The long-standing era of mass Mexican migration to the United States ended more than a decade ago. We use municipal-level census data (1990-2010) and individual-level panel data (2005-2017) to test the hypothesis that Mexicans in communities receiving high numbers of U.S. return migrants resort to internal migration as an alternative economic mobility strategy to U.S.-travel. Using difference-in-difference models, we find that an increase in community-level return migration from the United States predicts an increase in the future rate of internal migration. Similarly, an increase in municipal return migration increases individuals' relative risks of future work-related internal migrations. We also explored differences in selection into internal versus international migration. Whereas Mexicans with little schooling were most affected by U.S. enforcement, we found that their more educated peers are paradoxically more likely to substitute internal migration, reflecting differential returns to education at home versus abroad.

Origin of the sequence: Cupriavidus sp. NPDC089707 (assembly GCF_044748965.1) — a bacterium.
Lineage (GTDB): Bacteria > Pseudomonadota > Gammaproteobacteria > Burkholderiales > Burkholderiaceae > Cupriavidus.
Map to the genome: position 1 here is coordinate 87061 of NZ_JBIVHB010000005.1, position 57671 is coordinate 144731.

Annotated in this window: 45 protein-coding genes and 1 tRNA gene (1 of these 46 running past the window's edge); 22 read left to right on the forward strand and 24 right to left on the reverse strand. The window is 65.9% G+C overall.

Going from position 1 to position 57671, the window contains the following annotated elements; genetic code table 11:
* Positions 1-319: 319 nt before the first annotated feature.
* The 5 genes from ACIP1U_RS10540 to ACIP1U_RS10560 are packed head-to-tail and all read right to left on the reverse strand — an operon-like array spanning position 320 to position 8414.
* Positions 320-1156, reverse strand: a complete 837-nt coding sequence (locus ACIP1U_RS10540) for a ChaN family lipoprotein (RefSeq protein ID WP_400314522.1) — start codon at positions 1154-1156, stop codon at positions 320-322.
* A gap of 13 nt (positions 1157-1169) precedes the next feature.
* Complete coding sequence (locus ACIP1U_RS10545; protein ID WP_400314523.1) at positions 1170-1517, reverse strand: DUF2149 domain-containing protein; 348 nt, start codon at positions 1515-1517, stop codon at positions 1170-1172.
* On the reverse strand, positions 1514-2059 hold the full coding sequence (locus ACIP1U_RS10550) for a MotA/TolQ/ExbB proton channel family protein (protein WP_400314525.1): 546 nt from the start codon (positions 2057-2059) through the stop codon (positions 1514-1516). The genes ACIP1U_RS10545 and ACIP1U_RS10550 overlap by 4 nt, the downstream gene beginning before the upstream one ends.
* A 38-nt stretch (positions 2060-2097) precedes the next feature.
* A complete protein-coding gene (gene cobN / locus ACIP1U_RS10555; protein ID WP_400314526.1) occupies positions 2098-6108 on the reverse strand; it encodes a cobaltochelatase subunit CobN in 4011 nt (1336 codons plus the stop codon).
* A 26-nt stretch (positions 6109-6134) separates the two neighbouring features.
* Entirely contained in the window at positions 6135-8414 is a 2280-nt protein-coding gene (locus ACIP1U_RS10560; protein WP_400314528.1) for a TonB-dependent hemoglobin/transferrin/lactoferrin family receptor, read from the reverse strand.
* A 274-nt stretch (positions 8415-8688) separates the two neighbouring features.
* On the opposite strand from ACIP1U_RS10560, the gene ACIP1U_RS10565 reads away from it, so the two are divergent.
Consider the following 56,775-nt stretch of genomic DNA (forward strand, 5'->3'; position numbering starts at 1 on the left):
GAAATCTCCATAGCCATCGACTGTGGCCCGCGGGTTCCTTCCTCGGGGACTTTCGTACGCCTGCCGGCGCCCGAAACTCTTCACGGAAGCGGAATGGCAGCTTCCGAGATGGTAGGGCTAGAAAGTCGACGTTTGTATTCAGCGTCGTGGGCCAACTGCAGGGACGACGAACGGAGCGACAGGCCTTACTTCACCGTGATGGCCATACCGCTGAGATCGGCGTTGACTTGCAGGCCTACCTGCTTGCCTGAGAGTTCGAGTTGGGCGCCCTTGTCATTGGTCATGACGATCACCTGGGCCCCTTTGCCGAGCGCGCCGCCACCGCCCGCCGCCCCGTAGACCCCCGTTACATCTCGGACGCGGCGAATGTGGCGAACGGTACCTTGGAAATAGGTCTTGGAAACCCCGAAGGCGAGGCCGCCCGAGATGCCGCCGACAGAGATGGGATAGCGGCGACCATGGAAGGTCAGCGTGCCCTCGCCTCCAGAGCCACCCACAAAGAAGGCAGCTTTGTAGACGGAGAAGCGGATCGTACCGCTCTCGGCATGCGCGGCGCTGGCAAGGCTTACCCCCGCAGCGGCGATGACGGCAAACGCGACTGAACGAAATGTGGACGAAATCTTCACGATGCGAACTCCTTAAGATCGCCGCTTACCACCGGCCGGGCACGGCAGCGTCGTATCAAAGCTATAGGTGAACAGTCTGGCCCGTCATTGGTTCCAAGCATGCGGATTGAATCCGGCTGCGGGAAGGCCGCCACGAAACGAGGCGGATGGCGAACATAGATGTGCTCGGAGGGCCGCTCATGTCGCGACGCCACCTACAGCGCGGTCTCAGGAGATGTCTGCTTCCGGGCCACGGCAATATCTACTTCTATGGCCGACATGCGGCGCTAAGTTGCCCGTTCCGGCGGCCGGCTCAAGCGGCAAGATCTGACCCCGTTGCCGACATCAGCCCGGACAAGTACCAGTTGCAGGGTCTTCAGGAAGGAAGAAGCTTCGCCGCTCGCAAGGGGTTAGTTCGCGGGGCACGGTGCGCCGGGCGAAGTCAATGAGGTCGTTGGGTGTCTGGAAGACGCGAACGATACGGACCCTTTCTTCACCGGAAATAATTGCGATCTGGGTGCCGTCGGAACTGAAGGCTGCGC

Presented in Session 78. Internal Migration